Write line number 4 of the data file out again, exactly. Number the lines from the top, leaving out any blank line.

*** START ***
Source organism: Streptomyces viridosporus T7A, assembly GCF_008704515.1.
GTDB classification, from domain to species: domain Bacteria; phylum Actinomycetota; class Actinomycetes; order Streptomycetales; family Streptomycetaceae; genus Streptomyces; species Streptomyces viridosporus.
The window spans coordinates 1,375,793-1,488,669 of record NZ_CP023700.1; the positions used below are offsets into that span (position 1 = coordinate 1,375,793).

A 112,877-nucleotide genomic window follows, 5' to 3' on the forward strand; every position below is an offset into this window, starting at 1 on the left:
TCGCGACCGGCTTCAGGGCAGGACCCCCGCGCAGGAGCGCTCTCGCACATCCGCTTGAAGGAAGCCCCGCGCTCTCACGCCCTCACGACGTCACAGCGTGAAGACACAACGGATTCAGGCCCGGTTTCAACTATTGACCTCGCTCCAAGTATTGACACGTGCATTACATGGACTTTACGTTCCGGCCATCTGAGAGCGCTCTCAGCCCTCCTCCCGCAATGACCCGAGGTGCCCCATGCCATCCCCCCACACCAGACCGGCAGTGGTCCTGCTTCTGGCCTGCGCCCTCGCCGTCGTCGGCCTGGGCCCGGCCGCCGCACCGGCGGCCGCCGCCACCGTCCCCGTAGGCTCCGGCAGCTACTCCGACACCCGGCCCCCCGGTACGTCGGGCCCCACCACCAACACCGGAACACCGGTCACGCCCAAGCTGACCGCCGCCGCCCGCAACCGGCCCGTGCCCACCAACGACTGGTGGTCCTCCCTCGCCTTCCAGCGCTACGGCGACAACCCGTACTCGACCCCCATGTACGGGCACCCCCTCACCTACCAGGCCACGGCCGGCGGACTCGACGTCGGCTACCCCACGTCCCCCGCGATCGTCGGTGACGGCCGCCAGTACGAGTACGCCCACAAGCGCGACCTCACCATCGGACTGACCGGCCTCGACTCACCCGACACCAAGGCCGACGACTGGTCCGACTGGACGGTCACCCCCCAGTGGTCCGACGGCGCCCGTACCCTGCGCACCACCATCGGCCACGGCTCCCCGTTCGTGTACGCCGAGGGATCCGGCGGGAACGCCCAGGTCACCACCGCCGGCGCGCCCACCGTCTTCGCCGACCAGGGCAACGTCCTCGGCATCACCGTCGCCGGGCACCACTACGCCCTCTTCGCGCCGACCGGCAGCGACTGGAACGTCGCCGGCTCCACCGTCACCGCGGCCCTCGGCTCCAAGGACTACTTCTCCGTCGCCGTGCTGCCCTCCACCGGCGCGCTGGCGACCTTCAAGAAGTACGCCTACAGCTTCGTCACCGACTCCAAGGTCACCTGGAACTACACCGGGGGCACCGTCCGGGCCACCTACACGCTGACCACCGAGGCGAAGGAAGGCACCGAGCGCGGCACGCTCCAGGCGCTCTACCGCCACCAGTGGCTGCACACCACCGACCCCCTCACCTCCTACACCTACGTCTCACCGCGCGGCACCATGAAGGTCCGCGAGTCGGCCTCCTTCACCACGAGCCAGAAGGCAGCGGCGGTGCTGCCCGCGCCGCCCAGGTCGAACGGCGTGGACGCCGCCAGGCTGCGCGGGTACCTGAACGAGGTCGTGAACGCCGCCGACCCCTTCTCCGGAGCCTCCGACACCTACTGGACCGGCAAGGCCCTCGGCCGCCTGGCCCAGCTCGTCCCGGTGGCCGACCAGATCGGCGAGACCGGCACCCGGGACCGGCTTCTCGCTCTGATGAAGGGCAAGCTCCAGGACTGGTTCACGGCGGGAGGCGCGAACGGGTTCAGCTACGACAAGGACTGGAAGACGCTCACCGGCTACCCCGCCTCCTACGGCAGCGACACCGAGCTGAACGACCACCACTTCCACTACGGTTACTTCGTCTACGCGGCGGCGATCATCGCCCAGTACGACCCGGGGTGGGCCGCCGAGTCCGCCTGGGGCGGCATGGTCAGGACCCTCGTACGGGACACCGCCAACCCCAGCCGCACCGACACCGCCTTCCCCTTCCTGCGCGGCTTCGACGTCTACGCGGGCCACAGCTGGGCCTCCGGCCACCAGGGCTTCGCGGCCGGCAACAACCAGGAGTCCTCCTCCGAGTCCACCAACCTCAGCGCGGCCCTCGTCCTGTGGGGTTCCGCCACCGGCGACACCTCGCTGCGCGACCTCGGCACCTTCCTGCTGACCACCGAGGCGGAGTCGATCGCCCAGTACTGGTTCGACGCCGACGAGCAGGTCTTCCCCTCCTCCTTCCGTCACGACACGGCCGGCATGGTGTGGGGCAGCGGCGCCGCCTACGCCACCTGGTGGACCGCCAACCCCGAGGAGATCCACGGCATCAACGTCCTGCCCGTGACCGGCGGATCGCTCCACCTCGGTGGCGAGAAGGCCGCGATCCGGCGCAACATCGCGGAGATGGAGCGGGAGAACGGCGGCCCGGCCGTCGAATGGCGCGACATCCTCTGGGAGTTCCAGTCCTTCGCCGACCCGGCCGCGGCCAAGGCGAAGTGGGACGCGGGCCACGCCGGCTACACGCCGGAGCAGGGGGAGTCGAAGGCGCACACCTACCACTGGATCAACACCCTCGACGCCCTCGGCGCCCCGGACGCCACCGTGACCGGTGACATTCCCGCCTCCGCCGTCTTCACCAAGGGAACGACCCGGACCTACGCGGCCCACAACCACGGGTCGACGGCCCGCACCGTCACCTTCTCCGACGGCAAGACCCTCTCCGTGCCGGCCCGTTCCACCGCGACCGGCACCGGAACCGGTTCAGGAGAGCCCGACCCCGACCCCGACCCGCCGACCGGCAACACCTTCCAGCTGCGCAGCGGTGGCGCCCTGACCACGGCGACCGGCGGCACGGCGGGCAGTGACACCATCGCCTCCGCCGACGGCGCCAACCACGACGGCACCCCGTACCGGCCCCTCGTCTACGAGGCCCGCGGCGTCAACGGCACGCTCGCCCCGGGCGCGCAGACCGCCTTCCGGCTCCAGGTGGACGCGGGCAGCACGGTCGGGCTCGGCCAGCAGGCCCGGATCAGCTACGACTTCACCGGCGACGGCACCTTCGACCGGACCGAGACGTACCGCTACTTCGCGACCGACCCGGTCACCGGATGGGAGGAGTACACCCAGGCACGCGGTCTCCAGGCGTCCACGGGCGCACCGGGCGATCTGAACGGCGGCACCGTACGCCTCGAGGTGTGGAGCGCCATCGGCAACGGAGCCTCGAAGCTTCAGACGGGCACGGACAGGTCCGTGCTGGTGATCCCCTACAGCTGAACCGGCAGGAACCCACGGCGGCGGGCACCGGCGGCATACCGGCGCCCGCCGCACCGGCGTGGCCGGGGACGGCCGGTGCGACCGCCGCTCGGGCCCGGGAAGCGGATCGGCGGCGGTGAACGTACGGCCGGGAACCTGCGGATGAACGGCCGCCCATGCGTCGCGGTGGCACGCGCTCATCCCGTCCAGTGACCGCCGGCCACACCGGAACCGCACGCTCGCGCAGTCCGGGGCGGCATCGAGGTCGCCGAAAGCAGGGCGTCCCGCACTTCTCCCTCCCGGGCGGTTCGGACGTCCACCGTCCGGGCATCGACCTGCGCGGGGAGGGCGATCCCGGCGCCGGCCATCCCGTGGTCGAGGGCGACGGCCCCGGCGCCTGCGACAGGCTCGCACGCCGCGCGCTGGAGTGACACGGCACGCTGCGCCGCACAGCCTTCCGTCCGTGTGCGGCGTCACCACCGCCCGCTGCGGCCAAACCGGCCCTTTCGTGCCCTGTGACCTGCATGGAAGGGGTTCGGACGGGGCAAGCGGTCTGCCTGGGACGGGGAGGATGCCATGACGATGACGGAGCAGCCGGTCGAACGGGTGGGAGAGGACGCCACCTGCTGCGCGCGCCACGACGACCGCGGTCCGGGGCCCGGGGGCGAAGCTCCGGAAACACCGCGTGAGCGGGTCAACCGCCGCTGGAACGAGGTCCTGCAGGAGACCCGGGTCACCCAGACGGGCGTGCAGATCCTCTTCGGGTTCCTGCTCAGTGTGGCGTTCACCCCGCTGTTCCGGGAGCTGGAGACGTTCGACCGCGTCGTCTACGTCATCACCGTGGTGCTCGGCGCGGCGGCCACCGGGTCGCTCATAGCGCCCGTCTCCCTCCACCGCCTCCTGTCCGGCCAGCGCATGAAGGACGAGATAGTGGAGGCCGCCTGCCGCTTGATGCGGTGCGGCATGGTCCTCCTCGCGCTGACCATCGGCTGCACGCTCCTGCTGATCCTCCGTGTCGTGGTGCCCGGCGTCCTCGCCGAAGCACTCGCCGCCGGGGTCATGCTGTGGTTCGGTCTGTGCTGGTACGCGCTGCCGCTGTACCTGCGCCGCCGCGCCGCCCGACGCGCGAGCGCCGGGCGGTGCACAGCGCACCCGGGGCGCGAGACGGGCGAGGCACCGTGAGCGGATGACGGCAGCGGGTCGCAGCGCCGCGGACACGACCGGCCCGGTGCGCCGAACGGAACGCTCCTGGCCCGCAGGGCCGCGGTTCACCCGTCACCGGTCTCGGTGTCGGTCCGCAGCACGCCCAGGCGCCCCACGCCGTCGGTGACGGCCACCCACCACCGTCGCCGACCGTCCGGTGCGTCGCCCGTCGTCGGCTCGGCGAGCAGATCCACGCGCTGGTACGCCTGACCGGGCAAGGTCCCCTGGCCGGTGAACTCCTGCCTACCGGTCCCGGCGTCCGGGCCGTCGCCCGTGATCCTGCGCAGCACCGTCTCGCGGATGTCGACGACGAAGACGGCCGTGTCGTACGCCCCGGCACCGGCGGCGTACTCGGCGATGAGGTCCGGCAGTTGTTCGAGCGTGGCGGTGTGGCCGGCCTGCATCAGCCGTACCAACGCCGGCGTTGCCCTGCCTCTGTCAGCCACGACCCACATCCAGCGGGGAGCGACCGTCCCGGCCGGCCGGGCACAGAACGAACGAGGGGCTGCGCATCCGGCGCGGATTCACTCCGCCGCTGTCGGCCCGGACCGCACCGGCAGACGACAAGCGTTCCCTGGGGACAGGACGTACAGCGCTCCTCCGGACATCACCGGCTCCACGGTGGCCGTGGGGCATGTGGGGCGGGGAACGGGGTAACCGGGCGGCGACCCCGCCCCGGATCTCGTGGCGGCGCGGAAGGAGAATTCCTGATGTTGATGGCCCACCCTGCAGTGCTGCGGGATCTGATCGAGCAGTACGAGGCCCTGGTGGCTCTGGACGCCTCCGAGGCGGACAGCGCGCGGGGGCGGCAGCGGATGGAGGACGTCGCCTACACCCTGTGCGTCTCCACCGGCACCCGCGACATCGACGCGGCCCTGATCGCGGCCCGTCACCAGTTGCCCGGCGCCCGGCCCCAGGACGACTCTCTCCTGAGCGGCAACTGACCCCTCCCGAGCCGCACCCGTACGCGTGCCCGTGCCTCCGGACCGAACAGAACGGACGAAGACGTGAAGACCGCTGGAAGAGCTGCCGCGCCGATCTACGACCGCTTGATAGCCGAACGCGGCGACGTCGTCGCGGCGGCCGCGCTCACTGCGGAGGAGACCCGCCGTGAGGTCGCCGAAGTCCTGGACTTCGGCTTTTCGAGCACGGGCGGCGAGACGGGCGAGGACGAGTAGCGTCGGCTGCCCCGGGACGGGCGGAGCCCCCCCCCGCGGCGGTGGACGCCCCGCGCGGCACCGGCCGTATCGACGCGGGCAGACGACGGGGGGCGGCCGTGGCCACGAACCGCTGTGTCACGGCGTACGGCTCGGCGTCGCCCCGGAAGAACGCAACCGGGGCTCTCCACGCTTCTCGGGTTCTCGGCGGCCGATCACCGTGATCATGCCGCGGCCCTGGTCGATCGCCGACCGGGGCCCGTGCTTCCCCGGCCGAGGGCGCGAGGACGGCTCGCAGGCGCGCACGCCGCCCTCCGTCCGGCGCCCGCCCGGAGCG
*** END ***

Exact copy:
A 112,877-nucleotide genomic window follows, 5' to 3' on the forward strand; every position below is an offset into this window, starting at 1 on the left: